The 1967 Decca recording produced by John Culshaw at Orford Church in Suffolk features in a black and white documentary film made by Tony Palmer and Humphrey Burton and narrated by Culshaw himself. The film was screened at the Rest is Noise Britten Weekend today.
The film explains Culshaw’s recording techniques producing Britten’s Burning Fiery Furnace in stereo and combines a typically meticulous and often low-key Britten working with key musical personalities in his circle. Osian Ellis, percussionist James Blades (his pieces to camera are at times quite creepy although his repeated reference to ‘Mr Britten’ and his smart turnout are rather charming) plus a young Keith Majoram (later principle bass in the English Symphony Orchestra) all feature.
Culshaw’s voice-over is bullishly unequivocal at times in what later in the film seems like quite an over-sensitive defence of his methods. He’s clear on who the record’s target audience is saying at one point that his work is about ‘making recordings for people who really listen’.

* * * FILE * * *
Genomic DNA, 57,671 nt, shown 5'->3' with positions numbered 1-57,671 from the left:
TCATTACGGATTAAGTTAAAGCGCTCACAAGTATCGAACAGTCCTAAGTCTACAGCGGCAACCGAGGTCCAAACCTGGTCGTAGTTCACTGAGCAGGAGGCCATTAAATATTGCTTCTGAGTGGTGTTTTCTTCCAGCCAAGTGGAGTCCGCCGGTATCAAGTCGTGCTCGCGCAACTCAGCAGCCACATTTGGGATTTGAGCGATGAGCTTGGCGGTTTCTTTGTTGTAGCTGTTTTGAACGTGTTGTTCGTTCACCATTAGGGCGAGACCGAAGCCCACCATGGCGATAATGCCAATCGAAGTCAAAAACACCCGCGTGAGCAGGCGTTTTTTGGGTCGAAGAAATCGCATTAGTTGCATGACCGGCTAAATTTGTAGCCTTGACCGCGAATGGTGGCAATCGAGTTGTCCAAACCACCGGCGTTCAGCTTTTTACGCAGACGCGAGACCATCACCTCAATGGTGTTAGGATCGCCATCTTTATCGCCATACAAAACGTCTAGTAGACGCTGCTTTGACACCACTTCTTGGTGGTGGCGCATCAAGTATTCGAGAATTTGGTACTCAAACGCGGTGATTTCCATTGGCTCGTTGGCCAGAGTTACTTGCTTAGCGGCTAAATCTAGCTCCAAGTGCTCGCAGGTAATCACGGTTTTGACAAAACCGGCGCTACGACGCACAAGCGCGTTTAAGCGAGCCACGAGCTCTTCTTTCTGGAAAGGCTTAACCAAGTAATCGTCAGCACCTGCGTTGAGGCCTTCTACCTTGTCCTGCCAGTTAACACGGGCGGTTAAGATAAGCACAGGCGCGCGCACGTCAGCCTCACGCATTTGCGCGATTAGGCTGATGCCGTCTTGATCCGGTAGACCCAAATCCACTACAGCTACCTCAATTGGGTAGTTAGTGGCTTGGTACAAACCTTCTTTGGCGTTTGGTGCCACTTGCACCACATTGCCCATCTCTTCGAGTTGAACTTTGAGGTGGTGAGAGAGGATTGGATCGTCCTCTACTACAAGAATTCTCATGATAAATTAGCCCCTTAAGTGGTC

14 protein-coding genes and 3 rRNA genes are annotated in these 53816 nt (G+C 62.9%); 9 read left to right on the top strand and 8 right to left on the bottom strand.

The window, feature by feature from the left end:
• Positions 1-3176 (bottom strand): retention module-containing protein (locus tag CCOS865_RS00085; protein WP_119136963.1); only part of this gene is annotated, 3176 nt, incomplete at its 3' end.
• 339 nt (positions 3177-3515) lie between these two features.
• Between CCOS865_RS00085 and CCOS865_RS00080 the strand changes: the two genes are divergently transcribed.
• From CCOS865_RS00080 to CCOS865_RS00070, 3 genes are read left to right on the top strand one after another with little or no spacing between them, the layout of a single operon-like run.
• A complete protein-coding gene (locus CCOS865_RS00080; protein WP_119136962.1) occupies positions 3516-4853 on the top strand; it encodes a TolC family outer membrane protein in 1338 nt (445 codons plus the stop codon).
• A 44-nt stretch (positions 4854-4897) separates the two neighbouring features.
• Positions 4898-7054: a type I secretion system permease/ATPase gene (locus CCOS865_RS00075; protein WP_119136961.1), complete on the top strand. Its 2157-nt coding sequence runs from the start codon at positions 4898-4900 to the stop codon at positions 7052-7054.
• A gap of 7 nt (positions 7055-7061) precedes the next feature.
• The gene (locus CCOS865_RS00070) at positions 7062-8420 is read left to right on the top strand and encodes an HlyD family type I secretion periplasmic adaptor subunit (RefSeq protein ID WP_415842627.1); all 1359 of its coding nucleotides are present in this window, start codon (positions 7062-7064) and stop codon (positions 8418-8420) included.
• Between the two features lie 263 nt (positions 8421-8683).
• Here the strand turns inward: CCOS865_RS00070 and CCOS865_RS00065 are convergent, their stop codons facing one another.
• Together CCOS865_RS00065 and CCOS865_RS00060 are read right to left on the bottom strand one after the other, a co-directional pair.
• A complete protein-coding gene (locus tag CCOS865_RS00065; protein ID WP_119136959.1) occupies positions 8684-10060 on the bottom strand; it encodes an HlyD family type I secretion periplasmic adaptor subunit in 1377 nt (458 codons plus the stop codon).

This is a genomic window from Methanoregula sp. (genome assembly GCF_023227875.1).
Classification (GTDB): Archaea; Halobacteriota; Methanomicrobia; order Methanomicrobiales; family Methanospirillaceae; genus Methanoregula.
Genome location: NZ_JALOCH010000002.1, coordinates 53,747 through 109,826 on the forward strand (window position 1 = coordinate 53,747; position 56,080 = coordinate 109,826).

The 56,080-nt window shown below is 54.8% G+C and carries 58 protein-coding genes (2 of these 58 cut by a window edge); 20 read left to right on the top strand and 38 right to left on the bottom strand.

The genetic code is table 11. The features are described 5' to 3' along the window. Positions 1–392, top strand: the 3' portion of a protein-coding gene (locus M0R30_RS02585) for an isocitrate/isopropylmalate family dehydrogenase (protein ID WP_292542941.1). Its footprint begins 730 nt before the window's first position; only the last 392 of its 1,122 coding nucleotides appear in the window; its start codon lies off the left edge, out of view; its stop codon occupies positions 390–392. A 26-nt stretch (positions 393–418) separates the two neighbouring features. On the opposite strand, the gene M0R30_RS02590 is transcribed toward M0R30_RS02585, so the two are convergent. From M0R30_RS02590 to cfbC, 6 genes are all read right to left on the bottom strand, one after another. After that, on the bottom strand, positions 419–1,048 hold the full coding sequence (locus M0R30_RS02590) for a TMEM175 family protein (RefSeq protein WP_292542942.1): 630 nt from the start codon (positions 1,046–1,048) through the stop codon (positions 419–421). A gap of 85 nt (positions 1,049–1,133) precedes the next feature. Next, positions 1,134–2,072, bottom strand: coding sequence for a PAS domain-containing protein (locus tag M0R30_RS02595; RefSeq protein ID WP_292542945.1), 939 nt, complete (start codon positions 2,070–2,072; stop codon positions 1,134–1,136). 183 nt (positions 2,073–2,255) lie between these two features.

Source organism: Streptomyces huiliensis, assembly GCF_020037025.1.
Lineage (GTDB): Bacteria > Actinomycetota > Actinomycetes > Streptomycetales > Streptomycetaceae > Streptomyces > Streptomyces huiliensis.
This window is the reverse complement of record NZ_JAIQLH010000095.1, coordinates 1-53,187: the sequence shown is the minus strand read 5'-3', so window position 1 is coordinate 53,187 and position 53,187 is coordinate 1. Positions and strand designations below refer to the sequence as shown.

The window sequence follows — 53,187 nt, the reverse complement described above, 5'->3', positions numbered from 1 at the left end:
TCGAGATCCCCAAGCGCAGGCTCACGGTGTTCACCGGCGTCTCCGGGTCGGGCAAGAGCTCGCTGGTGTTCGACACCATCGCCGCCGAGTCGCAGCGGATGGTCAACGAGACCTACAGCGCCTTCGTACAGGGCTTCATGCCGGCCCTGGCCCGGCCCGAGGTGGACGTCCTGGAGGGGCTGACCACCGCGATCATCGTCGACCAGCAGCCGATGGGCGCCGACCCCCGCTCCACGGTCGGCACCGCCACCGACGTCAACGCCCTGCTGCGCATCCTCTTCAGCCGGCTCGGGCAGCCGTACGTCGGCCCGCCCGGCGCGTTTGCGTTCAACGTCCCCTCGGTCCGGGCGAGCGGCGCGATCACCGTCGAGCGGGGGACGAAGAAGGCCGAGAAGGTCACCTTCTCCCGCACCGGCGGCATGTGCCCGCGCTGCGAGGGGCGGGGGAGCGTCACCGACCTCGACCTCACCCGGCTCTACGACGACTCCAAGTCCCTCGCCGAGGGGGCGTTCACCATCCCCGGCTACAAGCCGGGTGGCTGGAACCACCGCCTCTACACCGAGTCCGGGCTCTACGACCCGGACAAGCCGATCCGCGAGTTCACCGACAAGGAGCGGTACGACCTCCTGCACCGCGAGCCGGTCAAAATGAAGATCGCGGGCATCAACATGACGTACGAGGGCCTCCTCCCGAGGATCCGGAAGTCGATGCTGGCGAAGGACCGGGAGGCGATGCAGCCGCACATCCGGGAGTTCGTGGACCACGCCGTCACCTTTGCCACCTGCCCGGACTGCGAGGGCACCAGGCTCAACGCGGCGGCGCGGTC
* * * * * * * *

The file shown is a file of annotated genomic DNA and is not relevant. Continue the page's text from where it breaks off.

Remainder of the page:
Thank God for the high-end production techniques he did employ. Yes, he may not have been producing for maximum reach (there’s a point made about how most speakers wouldn’t have been able to play the record to the level of quality the opera was recorded at), but in terms of longevity and authoritativeness, it’s a great historical record.
Also revealing was the sequence featuring local residents and a shopkeeper whose indignant disregard for the ‘visitors’ to Orford was reflected in the film makers cutting to a static shot of a totally silent and empty village centre just as one shopkeeper complained about the significant increase in traffic during a recording session. The tension between local resident and ‘them London people’ still exists nearly 50 years later.